A cause for optimism in the HIV/AIDS story in Africa is that the anti-HIV drugs which have transformed and prolonged the lives of HIV sufferers in the West are increasingly available in Africa. A few large companies have begun to offer the drugs to workers.
There are some NGO and government programmes that offer drugs to patients, although the availability of drugs to patients through these programmes varies in different countries. The WHO made a recent public commitment to try to increase the number of sub-Saharan Africans on HAART – to 3 million by 2005. This, however, still represents only 10% of those infected now, so the majority may remain untreated for some time.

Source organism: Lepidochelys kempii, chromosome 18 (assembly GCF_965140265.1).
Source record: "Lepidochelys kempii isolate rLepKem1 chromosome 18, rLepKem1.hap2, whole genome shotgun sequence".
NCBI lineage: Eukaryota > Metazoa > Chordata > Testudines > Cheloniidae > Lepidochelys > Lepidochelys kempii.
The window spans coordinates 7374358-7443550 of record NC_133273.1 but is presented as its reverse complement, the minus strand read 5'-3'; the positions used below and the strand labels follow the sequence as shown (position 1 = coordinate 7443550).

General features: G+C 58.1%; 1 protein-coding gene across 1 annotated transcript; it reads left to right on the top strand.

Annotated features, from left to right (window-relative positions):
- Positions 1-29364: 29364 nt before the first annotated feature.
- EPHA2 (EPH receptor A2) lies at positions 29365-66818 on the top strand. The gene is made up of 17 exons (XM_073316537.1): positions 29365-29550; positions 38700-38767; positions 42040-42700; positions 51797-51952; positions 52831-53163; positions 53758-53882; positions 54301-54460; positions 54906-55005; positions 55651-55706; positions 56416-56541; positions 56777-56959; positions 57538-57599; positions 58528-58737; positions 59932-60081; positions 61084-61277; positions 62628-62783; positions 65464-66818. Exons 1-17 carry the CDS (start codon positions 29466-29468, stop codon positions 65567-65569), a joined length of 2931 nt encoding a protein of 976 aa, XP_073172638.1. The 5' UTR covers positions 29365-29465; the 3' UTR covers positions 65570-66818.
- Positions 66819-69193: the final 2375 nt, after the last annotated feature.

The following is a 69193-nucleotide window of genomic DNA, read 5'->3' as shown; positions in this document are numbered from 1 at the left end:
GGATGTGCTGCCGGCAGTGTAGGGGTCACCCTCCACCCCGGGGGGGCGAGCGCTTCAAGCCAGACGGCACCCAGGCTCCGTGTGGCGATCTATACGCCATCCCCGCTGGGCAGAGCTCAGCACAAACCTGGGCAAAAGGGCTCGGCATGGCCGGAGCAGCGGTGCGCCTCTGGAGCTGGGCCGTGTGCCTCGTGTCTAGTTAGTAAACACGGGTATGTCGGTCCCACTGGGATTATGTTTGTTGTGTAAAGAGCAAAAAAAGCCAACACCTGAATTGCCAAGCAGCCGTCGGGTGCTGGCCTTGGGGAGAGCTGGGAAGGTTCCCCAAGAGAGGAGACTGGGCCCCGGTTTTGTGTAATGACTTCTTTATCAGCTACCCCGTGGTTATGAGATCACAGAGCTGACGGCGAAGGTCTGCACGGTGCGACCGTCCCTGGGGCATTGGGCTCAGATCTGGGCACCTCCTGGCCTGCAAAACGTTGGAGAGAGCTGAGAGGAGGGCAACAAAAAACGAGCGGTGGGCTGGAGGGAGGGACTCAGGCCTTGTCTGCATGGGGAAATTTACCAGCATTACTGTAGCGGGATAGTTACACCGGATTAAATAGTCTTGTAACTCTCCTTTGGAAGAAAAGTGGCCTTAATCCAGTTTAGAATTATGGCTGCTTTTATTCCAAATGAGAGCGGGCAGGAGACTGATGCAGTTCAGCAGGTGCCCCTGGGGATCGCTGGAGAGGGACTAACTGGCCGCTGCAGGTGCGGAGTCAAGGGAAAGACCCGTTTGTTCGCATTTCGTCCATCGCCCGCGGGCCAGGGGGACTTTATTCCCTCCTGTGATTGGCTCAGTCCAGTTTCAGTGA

The final toll of the epidemic on eye care services and prevention of blindness work remains to be seen. We would do well to gather more information and consider these issues in planning our programmes.
1 Morgan D, Mahe C, Malamba S, Okongo M, Mayanja B, Whitworth J. Herpes zoster and HIV-1 infection in a rural Ugandan cohort. J AIDS 2001; 15(2): 223-229.
2 Mahomed A, Chetty R. Human immunodeficiency virus infection, Bcl-2, p53 protein, and Ki-67 analysis in ocular surface squamous neoplasia. Arch Ophthalmol 2002; 120 (5): 554-558.
3 Kestelyn P G, Cunningham E T. HIV/AIDS and blindness. Bull World Health Organ 2001; 79: 208-213.
Thanks to Dr Nkume Batumba in Blantyre, Malawi for sharing data and experience.